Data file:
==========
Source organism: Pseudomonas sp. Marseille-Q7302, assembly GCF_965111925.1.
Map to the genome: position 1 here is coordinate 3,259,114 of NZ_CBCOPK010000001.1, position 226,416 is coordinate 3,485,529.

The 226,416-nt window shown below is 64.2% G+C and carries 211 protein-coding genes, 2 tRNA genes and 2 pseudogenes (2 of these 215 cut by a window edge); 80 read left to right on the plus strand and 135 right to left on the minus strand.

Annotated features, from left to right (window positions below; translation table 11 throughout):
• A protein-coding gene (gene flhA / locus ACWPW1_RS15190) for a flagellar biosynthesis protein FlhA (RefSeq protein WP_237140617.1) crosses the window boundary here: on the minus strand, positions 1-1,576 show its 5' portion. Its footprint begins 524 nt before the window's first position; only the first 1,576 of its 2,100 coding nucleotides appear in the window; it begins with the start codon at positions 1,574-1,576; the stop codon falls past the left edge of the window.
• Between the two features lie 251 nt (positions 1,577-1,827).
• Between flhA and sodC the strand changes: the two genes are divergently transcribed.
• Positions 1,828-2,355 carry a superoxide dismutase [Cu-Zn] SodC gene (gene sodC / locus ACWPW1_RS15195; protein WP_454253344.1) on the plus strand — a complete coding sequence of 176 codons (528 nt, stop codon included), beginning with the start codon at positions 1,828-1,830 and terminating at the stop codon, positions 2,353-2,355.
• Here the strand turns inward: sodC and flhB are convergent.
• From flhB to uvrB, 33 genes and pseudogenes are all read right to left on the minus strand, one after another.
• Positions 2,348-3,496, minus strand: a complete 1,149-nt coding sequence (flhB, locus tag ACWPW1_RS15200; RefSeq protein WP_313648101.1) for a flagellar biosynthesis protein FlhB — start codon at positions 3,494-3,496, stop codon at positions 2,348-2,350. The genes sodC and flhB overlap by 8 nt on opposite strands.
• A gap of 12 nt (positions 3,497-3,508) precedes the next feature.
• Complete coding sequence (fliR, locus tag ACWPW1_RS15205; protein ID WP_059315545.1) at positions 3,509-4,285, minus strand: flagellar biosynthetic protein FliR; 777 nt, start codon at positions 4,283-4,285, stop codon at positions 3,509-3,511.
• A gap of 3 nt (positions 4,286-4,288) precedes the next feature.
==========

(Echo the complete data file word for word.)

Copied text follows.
Source organism: Pseudomonas sp. Marseille-Q7302, assembly GCF_965111925.1.
Map to the genome: position 1 here is coordinate 3,259,114 of NZ_CBCOPK010000001.1, position 226,416 is coordinate 3,485,529.

The 226,416-nt window shown below is 64.2% G+C and carries 211 protein-coding genes, 2 tRNA genes and 2 pseudogenes (2 of these 215 cut by a window edge); 80 read left to right on the plus strand and 135 right to left on the minus strand.

Annotated features, from left to right (window positions below; translation table 11 throughout):
• A protein-coding gene (gene flhA / locus ACWPW1_RS15190) for a flagellar biosynthesis protein FlhA (RefSeq protein WP_237140617.1) crosses the window boundary here: on the minus strand, positions 1-1,576 show its 5' portion. Its footprint begins 524 nt before the window's first position; only the first 1,576 of its 2,100 coding nucleotides appear in the window; it begins with the start codon at positions 1,574-1,576; the stop codon falls past the left edge of the window.
• Between the two features lie 251 nt (positions 1,577-1,827).
• Between flhA and sodC the strand changes: the two genes are divergently transcribed.
• Positions 1,828-2,355 carry a superoxide dismutase [Cu-Zn] SodC gene (gene sodC / locus ACWPW1_RS15195; protein WP_454253344.1) on the plus strand — a complete coding sequence of 176 codons (528 nt, stop codon included), beginning with the start codon at positions 1,828-1,830 and terminating at the stop codon, positions 2,353-2,355.
• Here the strand turns inward: sodC and flhB are convergent.
• From flhB to uvrB, 33 genes and pseudogenes are all read right to left on the minus strand, one after another.
• Positions 2,348-3,496, minus strand: a complete 1,149-nt coding sequence (flhB, locus tag ACWPW1_RS15200; RefSeq protein WP_313648101.1) for a flagellar biosynthesis protein FlhB — start codon at positions 3,494-3,496, stop codon at positions 2,348-2,350. The genes sodC and flhB overlap by 8 nt on opposite strands.
• A gap of 12 nt (positions 3,497-3,508) precedes the next feature.
• Complete coding sequence (fliR, locus tag ACWPW1_RS15205; protein ID WP_059315545.1) at positions 3,509-4,285, minus strand: flagellar biosynthetic protein FliR; 777 nt, start codon at positions 4,283-4,285, stop codon at positions 3,509-3,511.
• A gap of 3 nt (positions 4,286-4,288) precedes the next feature.